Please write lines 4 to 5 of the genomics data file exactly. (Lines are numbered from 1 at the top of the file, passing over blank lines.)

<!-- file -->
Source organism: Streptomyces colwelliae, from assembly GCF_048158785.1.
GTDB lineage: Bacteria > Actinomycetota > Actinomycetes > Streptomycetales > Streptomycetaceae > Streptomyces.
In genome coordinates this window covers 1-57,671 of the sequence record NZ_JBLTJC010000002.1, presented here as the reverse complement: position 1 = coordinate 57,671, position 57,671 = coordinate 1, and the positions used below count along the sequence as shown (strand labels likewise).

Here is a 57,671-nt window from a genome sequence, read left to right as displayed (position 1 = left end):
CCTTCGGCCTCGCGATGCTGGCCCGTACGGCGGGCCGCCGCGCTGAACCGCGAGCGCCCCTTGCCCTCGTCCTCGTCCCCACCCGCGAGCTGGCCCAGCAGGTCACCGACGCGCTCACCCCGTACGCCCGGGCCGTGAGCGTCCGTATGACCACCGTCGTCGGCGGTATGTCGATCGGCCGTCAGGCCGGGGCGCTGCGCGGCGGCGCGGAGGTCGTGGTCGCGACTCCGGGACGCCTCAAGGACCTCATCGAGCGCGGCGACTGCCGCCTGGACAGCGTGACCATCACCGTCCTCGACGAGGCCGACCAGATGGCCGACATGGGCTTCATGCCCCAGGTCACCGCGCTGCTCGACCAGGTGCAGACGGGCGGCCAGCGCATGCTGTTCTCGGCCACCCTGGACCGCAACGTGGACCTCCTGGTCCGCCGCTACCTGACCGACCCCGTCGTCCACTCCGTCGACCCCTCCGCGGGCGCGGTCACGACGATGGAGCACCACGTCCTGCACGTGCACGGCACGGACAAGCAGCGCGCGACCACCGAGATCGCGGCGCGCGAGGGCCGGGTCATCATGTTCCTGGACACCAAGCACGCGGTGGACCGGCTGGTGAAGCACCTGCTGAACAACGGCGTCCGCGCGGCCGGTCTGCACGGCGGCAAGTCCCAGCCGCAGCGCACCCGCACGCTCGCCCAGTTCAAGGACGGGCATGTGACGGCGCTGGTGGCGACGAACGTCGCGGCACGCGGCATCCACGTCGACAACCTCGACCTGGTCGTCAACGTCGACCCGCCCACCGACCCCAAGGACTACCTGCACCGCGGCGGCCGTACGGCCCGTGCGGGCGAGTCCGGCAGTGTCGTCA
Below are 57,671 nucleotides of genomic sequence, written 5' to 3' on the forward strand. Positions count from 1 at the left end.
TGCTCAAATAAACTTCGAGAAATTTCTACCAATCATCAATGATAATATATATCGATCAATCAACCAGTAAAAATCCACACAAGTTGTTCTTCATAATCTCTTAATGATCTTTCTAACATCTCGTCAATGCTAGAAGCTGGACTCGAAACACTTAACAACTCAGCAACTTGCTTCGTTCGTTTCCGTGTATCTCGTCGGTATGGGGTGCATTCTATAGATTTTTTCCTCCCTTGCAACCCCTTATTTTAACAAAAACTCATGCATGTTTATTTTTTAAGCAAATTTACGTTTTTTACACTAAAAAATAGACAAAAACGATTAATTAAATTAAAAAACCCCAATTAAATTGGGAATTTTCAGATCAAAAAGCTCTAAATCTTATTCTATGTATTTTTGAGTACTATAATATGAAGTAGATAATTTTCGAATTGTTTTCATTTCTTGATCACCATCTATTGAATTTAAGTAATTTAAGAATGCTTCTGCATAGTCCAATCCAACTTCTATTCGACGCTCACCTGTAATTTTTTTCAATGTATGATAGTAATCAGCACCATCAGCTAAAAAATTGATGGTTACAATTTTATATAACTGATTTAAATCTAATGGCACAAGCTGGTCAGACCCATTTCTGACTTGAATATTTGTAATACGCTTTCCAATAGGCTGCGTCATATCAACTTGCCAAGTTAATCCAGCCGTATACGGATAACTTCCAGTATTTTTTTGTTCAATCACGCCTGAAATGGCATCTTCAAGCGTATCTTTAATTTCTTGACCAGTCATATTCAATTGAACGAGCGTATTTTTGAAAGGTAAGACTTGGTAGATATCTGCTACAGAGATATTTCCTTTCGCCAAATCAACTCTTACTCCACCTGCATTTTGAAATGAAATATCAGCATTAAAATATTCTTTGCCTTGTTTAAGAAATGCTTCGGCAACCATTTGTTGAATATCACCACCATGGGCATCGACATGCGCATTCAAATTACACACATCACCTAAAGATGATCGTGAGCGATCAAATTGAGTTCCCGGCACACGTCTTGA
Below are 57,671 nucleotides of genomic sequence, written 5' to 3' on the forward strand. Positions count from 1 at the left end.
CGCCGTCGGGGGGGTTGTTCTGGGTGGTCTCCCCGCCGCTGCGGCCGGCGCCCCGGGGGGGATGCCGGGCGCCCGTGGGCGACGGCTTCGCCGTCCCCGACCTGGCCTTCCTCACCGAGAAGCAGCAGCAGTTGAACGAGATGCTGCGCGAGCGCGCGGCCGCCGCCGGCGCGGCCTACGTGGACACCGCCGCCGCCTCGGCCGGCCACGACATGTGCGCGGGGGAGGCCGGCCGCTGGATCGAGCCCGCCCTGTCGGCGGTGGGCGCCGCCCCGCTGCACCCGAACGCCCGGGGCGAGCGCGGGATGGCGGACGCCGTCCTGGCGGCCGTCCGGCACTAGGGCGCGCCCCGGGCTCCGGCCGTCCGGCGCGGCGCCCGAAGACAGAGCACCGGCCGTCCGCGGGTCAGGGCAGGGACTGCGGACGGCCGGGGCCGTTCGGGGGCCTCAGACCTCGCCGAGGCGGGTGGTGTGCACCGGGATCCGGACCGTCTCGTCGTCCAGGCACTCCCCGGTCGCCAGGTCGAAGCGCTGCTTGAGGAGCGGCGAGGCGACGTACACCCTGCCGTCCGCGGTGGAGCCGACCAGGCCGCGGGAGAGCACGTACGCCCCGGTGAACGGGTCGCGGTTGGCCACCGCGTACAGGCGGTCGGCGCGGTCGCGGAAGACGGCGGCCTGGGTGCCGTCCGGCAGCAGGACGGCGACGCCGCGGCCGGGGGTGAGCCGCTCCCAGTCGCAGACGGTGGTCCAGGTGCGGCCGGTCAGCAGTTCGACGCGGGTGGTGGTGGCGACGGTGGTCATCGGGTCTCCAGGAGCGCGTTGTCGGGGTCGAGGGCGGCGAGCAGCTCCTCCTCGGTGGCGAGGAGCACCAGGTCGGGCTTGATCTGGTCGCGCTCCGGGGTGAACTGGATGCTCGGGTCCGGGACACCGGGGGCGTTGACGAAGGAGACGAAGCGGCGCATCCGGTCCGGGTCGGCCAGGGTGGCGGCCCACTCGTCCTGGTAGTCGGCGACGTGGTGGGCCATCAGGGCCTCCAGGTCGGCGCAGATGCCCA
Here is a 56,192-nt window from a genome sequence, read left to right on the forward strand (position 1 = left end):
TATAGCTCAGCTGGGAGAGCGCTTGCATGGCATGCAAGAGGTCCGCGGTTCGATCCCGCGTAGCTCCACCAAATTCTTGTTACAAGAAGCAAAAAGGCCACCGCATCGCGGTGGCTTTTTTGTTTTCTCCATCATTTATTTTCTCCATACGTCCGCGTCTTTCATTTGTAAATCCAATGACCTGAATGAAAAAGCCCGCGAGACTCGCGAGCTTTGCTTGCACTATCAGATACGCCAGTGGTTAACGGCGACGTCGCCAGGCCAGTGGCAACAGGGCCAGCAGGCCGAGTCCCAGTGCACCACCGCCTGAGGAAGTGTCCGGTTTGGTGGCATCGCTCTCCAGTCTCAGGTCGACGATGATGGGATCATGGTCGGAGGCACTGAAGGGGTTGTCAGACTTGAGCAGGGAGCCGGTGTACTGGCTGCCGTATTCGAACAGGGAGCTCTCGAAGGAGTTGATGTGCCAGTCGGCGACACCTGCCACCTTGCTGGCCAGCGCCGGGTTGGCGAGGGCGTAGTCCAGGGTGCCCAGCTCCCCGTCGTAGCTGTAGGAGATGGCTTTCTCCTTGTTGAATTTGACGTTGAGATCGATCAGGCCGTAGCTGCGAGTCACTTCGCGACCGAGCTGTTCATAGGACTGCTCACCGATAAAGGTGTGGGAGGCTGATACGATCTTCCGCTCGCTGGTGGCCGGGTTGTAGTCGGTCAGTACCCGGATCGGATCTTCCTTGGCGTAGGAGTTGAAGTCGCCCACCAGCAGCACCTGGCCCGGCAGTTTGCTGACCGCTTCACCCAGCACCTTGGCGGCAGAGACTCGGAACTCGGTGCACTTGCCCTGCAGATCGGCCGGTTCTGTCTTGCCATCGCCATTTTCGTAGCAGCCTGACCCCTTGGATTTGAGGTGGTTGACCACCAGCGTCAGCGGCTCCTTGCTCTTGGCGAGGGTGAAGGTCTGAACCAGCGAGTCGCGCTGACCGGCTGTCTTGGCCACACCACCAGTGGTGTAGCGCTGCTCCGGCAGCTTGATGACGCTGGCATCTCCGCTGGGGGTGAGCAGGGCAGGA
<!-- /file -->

Here is a 57,671-nt window from a genome sequence, read left to right as displayed (position 1 = left end):
CCTTCGGCCTCGCGATGCTGGCCCGTACGGCGGGCCGCCGCGCTGAACCGCGAGCGCCCCTTGCCCTCGTCCTCGTCCCCACCCGCGAGCTGGCCCAGCAGGTCACCGACGCGCTCACCCCGTACGCCCGGGCCGTGAGCGTCCGTATGACCACCGTCGTCGGCGGTATGTCGATCGGCCGTCAGGCCGGGGCGCTGCGCGGCGGCGCGGAGGTCGTGGTCGCGACTCCGGGACGCCTCAAGGACCTCATCGAGCGCGGCGACTGCCGCCTGGACAGCGTGACCATCACCGTCCTCGACGAGGCCGACCAGATGGCCGACATGGGCTTCATGCCCCAGGTCACCGCGCTGCTCGACCAGGTGCAGACGGGCGGCCAGCGCATGCTGTTCTCGGCCACCCTGGACCGCAACGTGGACCTCCTGGTCCGCCGCTACCTGACCGACCCCGTCGTCCACTCCGTCGACCCCTCCGCGGGCGCGGTCACGACGATGGAGCACCACGTCCTGCACGTGCACGGCACGGACAAGCAGCGCGCGACCACCGAGATCGCGGCGCGCGAGGGCCGGGTCATCATGTTCCTGGACACCAAGCACGCGGTGGACCGGCTGGTGAAGCACCTGCTGAACAACGGCGTCCGCGCGGCCGGTCTGCACGGCGGCAAGTCCCAGCCGCAGCGCACCCGCACGCTCGCCCAGTTCAAGGACGGGCATGTGACGGCGCTGGTGGCGACGAACGTCGCGGCACGCGGCATCCACGTCGACAACCTCGACCTGGTCGTCAACGTCGACCCGCCCACCGACCCCAAGGACTACCTGCACCGCGGCGGCCGTACGGCCCGTGCGGGCGAGTCCGGCAGTGTCGTCA